Guardian ad litem is a person whom the court appoints to act as an independent investigator and make recommendations as to what solutions would be in the best interests of a child or person with a disability in a case that involves them. Guardian means a person who acts to protect or help someone. Ad litem means for the lawsuit.
An attorney, lawyer or attorney-at-law is a member of the legal profession who represents a client in court when pleading or defending a case.
Guardian Ad Litem
The guardian ad litem
is an independent investigator. This means they don’t represent the child, a parent or the court. They talk to the child, the parents, family members, friends, teachers, social workers, and others and then put together a written recommendation as to what living situation they believe makes the most sense in the best interests of the child.
The recommendation of the guardian ad litem may not be what the child or either of the parents want. The guardian ad litem will let the court know if his or her recommendation differs from what the child wants, but at the end of the day, it is the responsibility of the guardian ad litem to make a fair and impartial recommendation. The judge in a case does not have to do what the guardian ad litem recommends but will take the report very seriously.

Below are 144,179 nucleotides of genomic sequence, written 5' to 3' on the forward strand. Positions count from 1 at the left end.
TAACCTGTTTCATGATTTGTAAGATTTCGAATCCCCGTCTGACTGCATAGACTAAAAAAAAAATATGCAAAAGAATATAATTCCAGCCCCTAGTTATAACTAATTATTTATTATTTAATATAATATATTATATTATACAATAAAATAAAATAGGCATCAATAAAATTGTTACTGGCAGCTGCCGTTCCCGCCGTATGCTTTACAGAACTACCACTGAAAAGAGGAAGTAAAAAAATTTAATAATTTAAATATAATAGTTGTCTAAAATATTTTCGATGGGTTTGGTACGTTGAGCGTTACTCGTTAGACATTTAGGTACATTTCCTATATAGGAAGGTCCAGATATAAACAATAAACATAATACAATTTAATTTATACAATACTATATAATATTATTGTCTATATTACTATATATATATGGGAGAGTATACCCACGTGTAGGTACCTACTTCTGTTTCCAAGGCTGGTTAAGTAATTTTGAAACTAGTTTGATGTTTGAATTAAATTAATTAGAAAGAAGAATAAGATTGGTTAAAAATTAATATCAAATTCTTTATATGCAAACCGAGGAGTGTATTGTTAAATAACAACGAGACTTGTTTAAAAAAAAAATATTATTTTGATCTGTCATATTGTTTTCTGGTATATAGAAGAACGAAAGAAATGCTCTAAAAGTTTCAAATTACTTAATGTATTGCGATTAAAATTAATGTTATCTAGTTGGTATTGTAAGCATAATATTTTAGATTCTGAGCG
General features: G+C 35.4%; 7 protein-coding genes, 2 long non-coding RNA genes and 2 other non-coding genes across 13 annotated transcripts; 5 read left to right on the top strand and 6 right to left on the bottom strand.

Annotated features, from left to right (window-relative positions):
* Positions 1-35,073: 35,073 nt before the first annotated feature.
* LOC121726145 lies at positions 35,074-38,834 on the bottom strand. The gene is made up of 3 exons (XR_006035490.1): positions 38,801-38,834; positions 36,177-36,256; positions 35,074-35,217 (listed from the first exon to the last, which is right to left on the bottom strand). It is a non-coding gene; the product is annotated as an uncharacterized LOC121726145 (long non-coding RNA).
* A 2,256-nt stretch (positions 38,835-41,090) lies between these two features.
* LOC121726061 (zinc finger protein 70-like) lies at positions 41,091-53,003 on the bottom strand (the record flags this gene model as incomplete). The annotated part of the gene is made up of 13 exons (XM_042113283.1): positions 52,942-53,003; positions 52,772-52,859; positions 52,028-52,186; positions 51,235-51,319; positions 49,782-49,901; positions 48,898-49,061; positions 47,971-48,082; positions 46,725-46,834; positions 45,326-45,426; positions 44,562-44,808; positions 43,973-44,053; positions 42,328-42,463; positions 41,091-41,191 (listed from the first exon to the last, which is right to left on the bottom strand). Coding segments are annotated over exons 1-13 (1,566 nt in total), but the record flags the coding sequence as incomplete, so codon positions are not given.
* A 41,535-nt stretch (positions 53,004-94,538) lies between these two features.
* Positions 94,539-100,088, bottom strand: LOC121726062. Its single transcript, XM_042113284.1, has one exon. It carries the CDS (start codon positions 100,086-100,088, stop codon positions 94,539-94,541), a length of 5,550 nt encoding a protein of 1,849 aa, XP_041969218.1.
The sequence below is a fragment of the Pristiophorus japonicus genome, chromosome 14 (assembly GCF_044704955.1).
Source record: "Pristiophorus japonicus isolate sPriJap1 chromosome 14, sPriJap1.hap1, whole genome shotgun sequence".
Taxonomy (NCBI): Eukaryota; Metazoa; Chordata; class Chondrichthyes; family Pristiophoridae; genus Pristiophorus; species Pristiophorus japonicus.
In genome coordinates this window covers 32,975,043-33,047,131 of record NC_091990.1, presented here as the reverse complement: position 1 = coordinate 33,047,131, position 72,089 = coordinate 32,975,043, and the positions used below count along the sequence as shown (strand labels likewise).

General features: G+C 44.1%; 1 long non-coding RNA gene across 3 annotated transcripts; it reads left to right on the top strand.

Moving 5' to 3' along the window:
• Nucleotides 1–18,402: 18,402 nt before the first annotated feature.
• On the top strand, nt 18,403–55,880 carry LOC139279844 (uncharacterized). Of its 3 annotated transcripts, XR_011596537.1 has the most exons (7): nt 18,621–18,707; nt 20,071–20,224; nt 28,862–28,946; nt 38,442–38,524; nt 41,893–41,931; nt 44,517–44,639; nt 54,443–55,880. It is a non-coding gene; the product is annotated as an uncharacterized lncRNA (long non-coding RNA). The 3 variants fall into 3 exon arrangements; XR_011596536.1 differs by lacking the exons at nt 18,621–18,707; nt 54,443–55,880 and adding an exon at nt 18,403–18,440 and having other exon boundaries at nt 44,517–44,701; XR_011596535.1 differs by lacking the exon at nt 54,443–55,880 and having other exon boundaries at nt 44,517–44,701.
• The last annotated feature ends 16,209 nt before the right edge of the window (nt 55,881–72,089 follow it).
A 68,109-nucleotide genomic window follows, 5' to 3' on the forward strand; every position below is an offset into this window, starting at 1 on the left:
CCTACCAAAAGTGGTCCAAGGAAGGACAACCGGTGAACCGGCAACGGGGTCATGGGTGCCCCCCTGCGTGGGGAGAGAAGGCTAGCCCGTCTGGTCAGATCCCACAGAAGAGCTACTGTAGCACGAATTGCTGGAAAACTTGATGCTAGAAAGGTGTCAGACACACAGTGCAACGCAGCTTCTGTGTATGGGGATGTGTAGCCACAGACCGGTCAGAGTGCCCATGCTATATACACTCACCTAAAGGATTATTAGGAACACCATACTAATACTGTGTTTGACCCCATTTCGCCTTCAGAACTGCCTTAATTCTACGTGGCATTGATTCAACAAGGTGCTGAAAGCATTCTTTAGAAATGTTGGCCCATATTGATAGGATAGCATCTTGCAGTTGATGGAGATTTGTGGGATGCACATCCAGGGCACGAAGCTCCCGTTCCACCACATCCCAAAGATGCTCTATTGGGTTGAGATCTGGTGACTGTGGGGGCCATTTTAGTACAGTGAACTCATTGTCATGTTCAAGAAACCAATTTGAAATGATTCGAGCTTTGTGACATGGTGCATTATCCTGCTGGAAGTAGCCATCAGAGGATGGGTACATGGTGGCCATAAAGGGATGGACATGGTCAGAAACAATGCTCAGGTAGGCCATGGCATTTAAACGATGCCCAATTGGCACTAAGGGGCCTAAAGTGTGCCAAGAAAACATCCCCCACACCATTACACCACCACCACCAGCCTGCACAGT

An attorney, on the other hand, represents a party in the case, a parent or the child. He or she is acting as a legal advocate on behalf of the person he or she is representing. The attorney’s job is to convince the court that the living arrangement his or her client wants, be it the child or parent, is the right one.
A person serving as guardian ad litem may be an attorney but does not have to be. Volunteer advocates
and non-attorney licensed professionals, such as counselors and social workers, can serve as guardian ad litem. Laws vary between states as to whether one person can serve as both an attorney for a child in the case and guardian ad litem.
To learn more about the responsibilities and requirements of a guardian ad litem
in your state, check with your local bar association.
TalkingParents blogs are for informational purposes only and should not be construed as legal advice. Always consult with a qualified attorney regarding legal matters.